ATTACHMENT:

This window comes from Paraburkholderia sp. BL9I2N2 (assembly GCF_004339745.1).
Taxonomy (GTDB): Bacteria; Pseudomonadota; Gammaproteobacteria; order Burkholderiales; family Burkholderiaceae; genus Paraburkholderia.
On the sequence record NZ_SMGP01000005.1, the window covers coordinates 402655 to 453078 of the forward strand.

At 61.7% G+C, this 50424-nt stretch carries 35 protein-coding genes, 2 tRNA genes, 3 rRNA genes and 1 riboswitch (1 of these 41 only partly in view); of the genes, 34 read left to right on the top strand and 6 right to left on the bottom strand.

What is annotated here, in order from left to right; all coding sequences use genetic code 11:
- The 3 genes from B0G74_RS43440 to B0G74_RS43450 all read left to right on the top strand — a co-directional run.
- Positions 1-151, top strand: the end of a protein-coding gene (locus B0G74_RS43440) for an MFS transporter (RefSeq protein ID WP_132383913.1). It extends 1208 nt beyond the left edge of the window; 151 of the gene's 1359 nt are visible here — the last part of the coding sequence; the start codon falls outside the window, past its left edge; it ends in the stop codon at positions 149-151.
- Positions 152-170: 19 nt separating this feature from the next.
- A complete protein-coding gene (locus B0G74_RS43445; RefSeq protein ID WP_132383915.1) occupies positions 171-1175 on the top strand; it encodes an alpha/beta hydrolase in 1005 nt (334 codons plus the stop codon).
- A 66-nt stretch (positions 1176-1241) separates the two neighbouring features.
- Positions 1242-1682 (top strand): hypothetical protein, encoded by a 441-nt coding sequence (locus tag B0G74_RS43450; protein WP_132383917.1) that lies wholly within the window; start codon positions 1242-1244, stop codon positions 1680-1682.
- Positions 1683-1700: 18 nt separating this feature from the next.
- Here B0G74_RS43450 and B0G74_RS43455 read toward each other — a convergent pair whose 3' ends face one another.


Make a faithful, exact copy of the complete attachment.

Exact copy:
This window comes from Paraburkholderia sp. BL9I2N2 (assembly GCF_004339745.1).
Taxonomy (GTDB): Bacteria; Pseudomonadota; Gammaproteobacteria; order Burkholderiales; family Burkholderiaceae; genus Paraburkholderia.
On the sequence record NZ_SMGP01000005.1, the window covers coordinates 402655 to 453078 of the forward strand.

At 61.7% G+C, this 50424-nt stretch carries 35 protein-coding genes, 2 tRNA genes, 3 rRNA genes and 1 riboswitch (1 of these 41 only partly in view); of the genes, 34 read left to right on the top strand and 6 right to left on the bottom strand.

What is annotated here, in order from left to right; all coding sequences use genetic code 11:
- The 3 genes from B0G74_RS43440 to B0G74_RS43450 all read left to right on the top strand — a co-directional run.
- Positions 1-151, top strand: the end of a protein-coding gene (locus B0G74_RS43440) for an MFS transporter (RefSeq protein ID WP_132383913.1). It extends 1208 nt beyond the left edge of the window; 151 of the gene's 1359 nt are visible here — the last part of the coding sequence; the start codon falls outside the window, past its left edge; it ends in the stop codon at positions 149-151.
- Positions 152-170: 19 nt separating this feature from the next.
- A complete protein-coding gene (locus B0G74_RS43445; RefSeq protein ID WP_132383915.1) occupies positions 171-1175 on the top strand; it encodes an alpha/beta hydrolase in 1005 nt (334 codons plus the stop codon).
- A 66-nt stretch (positions 1176-1241) separates the two neighbouring features.
- Positions 1242-1682 (top strand): hypothetical protein, encoded by a 441-nt coding sequence (locus tag B0G74_RS43450; protein WP_132383917.1) that lies wholly within the window; start codon positions 1242-1244, stop codon positions 1680-1682.
- Positions 1683-1700: 18 nt separating this feature from the next.
- Here B0G74_RS43450 and B0G74_RS43455 read toward each other — a convergent pair whose 3' ends face one another.